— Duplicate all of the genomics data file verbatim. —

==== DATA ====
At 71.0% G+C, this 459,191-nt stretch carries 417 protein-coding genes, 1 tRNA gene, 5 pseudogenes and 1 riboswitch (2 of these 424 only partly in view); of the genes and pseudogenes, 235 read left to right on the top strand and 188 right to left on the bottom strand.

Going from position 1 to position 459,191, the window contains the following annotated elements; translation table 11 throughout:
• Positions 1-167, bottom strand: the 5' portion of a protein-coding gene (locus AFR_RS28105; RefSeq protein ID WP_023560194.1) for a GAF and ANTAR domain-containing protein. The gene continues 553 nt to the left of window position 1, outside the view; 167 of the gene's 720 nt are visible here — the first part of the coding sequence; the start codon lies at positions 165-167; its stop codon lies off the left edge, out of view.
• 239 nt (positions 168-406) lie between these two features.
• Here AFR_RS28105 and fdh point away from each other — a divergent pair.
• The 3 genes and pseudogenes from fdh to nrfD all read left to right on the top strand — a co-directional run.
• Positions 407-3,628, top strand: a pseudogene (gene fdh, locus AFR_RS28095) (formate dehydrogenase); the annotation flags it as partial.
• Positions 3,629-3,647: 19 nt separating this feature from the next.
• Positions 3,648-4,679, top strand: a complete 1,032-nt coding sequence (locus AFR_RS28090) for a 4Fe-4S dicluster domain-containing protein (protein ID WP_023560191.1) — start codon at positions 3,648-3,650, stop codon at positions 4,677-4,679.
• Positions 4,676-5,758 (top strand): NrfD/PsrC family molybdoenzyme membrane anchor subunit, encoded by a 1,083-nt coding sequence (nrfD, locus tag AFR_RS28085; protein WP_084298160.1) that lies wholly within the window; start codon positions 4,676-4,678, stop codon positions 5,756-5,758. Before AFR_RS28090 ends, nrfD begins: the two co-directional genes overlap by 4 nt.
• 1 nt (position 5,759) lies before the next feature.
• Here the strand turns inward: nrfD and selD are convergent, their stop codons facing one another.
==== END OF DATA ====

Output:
At 71.0% G+C, this 459,191-nt stretch carries 417 protein-coding genes, 1 tRNA gene, 5 pseudogenes and 1 riboswitch (2 of these 424 only partly in view); of the genes and pseudogenes, 235 read left to right on the top strand and 188 right to left on the bottom strand.

Going from position 1 to position 459,191, the window contains the following annotated elements; translation table 11 throughout:
• Positions 1-167, bottom strand: the 5' portion of a protein-coding gene (locus AFR_RS28105; RefSeq protein ID WP_023560194.1) for a GAF and ANTAR domain-containing protein. The gene continues 553 nt to the left of window position 1, outside the view; 167 of the gene's 720 nt are visible here — the first part of the coding sequence; the start codon lies at positions 165-167; its stop codon lies off the left edge, out of view.
• 239 nt (positions 168-406) lie between these two features.
• Here AFR_RS28105 and fdh point away from each other — a divergent pair.
• The 3 genes and pseudogenes from fdh to nrfD all read left to right on the top strand — a co-directional run.
• Positions 407-3,628, top strand: a pseudogene (gene fdh, locus AFR_RS28095) (formate dehydrogenase); the annotation flags it as partial.
• Positions 3,629-3,647: 19 nt separating this feature from the next.
• Positions 3,648-4,679, top strand: a complete 1,032-nt coding sequence (locus AFR_RS28090) for a 4Fe-4S dicluster domain-containing protein (protein ID WP_023560191.1) — start codon at positions 3,648-3,650, stop codon at positions 4,677-4,679.
• Positions 4,676-5,758 (top strand): NrfD/PsrC family molybdoenzyme membrane anchor subunit, encoded by a 1,083-nt coding sequence (nrfD, locus tag AFR_RS28085; protein WP_084298160.1) that lies wholly within the window; start codon positions 4,676-4,678, stop codon positions 5,756-5,758. Before AFR_RS28090 ends, nrfD begins: the two co-directional genes overlap by 4 nt.
• 1 nt (position 5,759) lies before the next feature.
• Here the strand turns inward: nrfD and selD are convergent, their stop codons facing one another.